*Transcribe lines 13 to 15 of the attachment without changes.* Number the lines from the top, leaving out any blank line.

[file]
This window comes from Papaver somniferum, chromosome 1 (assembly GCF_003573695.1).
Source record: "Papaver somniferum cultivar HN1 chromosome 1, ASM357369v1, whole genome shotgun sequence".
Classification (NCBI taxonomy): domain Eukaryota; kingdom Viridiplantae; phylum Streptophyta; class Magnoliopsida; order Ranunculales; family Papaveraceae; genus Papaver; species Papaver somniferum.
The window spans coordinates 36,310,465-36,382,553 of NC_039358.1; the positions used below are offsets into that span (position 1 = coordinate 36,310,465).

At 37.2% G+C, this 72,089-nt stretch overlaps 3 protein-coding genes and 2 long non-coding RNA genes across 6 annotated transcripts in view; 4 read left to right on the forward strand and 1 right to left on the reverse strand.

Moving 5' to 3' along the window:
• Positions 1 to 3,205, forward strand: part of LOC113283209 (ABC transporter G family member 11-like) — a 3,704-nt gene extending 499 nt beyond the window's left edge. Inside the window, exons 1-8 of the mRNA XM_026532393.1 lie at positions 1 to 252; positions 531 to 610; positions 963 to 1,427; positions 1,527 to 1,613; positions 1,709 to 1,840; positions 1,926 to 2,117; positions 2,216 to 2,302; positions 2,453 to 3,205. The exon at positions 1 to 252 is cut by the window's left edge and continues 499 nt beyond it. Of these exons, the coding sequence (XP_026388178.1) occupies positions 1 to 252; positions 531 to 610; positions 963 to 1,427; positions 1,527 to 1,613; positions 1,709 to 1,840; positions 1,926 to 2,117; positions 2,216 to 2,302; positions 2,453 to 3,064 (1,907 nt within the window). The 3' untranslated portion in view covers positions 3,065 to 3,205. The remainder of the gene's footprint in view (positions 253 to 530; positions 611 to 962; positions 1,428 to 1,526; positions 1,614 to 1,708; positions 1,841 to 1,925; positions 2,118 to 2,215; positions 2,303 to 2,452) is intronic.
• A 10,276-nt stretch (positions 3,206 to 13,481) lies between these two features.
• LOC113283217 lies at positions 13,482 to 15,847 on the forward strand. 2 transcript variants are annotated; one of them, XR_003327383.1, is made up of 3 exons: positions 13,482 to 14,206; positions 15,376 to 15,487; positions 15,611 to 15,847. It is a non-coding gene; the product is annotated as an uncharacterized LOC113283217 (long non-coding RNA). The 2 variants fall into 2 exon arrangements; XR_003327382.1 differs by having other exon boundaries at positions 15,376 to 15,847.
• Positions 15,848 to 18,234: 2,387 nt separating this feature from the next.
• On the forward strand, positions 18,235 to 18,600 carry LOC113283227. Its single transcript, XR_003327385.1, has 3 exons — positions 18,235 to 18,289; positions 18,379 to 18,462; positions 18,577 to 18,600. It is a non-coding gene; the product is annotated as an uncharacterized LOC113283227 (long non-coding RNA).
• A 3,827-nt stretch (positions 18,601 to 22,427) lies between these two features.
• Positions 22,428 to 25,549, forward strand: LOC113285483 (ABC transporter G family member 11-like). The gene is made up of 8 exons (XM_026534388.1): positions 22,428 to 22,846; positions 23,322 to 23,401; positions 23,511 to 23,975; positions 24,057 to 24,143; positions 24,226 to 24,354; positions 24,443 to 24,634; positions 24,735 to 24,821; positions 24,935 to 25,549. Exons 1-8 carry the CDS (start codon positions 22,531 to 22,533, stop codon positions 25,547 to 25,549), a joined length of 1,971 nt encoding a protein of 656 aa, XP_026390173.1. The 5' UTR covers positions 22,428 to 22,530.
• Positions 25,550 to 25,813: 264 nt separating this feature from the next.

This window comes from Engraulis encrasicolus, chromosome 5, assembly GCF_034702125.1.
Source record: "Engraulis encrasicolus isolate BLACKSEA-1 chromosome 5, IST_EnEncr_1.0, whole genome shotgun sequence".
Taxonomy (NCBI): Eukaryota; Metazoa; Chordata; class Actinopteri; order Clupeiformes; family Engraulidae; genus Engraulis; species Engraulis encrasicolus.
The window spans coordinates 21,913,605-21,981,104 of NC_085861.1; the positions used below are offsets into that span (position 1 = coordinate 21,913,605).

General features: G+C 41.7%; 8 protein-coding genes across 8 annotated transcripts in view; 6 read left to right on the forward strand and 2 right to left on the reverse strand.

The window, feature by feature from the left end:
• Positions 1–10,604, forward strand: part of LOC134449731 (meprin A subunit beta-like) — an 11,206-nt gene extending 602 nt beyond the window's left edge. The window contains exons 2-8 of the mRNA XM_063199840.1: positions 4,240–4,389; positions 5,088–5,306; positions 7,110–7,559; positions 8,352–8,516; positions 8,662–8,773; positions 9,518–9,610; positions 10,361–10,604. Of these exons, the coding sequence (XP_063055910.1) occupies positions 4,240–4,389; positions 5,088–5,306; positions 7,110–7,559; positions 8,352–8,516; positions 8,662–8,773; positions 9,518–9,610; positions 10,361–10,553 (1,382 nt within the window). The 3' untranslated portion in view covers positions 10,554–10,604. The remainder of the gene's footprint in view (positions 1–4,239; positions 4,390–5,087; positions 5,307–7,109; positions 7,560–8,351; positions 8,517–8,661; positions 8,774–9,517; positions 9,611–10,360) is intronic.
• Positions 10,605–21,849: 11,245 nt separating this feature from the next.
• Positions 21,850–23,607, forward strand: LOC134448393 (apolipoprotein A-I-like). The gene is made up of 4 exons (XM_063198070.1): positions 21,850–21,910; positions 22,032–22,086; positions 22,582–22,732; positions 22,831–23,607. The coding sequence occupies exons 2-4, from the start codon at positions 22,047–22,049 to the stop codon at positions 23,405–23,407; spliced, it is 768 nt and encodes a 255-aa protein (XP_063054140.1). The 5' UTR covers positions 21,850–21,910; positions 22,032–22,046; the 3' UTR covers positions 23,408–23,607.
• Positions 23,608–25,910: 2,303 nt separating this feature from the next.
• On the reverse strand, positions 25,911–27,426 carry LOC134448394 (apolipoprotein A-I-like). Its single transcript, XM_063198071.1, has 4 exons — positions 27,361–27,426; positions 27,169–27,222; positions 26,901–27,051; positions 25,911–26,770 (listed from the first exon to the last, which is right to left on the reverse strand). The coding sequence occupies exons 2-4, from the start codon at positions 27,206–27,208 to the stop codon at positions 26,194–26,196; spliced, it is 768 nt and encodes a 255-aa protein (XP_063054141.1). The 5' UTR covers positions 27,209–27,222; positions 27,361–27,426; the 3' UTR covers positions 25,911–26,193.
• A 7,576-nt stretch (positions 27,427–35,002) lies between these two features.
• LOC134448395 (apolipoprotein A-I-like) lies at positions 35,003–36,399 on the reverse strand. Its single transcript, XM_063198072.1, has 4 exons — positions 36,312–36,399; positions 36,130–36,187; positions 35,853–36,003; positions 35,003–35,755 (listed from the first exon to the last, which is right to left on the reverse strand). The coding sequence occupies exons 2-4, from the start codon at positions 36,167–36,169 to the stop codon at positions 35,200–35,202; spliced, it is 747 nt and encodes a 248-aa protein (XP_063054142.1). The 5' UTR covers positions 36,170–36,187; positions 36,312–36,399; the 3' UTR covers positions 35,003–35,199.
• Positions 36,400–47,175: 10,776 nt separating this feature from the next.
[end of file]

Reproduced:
• Positions 22,428 to 25,549, forward strand: LOC113285483 (ABC transporter G family member 11-like). The gene is made up of 8 exons (XM_026534388.1): positions 22,428 to 22,846; positions 23,322 to 23,401; positions 23,511 to 23,975; positions 24,057 to 24,143; positions 24,226 to 24,354; positions 24,443 to 24,634; positions 24,735 to 24,821; positions 24,935 to 25,549. Exons 1-8 carry the CDS (start codon positions 22,531 to 22,533, stop codon positions 25,547 to 25,549), a joined length of 1,971 nt encoding a protein of 656 aa, XP_026390173.1. The 5' UTR covers positions 22,428 to 22,530.
• Positions 25,550 to 25,813: 264 nt separating this feature from the next.

This window comes from Engraulis encrasicolus, chromosome 5, assembly GCF_034702125.1.